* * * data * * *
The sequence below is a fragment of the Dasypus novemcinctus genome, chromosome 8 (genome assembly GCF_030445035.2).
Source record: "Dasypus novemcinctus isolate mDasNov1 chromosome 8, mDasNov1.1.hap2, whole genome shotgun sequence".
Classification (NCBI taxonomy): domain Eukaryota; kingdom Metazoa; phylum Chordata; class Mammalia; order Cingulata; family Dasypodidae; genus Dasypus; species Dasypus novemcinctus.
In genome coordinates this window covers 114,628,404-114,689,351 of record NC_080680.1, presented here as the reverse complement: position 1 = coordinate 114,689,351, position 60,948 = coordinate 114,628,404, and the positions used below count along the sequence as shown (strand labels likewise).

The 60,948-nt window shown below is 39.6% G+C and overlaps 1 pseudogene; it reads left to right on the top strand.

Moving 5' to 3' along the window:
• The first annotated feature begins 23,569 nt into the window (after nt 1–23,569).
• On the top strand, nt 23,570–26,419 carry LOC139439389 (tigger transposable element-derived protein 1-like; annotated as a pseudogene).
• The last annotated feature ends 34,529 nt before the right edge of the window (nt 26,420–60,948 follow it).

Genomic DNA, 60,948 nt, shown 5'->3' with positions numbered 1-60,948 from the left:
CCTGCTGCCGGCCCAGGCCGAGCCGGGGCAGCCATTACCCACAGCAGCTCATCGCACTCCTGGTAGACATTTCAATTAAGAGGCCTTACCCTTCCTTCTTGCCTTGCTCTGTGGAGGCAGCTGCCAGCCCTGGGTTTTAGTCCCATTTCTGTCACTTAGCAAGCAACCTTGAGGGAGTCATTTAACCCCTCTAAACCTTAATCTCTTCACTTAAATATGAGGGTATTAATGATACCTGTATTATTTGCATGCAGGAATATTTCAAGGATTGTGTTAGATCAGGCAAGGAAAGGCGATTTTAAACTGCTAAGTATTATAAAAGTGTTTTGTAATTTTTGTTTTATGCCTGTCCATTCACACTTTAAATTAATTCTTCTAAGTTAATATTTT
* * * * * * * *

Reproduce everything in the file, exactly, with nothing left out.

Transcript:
The sequence below is a fragment of the Dasypus novemcinctus genome, chromosome 8 (genome assembly GCF_030445035.2).
Source record: "Dasypus novemcinctus isolate mDasNov1 chromosome 8, mDasNov1.1.hap2, whole genome shotgun sequence".
Classification (NCBI taxonomy): domain Eukaryota; kingdom Metazoa; phylum Chordata; class Mammalia; order Cingulata; family Dasypodidae; genus Dasypus; species Dasypus novemcinctus.
In genome coordinates this window covers 114,628,404-114,689,351 of record NC_080680.1, presented here as the reverse complement: position 1 = coordinate 114,689,351, position 60,948 = coordinate 114,628,404, and the positions used below count along the sequence as shown (strand labels likewise).

The 60,948-nt window shown below is 39.6% G+C and overlaps 1 pseudogene; it reads left to right on the top strand.

Moving 5' to 3' along the window:
• The first annotated feature begins 23,569 nt into the window (after nt 1–23,569).
• On the top strand, nt 23,570–26,419 carry LOC139439389 (tigger transposable element-derived protein 1-like; annotated as a pseudogene).
• The last annotated feature ends 34,529 nt before the right edge of the window (nt 26,420–60,948 follow it).

Genomic DNA, 60,948 nt, shown 5'->3' with positions numbered 1-60,948 from the left:
CCTGCTGCCGGCCCAGGCCGAGCCGGGGCAGCCATTACCCACAGCAGCTCATCGCACTCCTGGTAGACATTTCAATTAAGAGGCCTTACCCTTCCTTCTTGCCTTGCTCTGTGGAGGCAGCTGCCAGCCCTGGGTTTTAGTCCCATTTCTGTCACTTAGCAAGCAACCTTGAGGGAGTCATTTAACCCCTCTAAACCTTAATCTCTTCACTTAAATATGAGGGTATTAATGATACCTGTATTATTTGCATGCAGGAATATTTCAAGGATTGTGTTAGATCAGGCAAGGAAAGGCGATTTTAAACTGCTAAGTATTATAAAAGTGTTTTGTAATTTTTGTTTTATGCCTGTCCATTCACACTTTAAATTAATTCTTCTAAGTTAATATTTT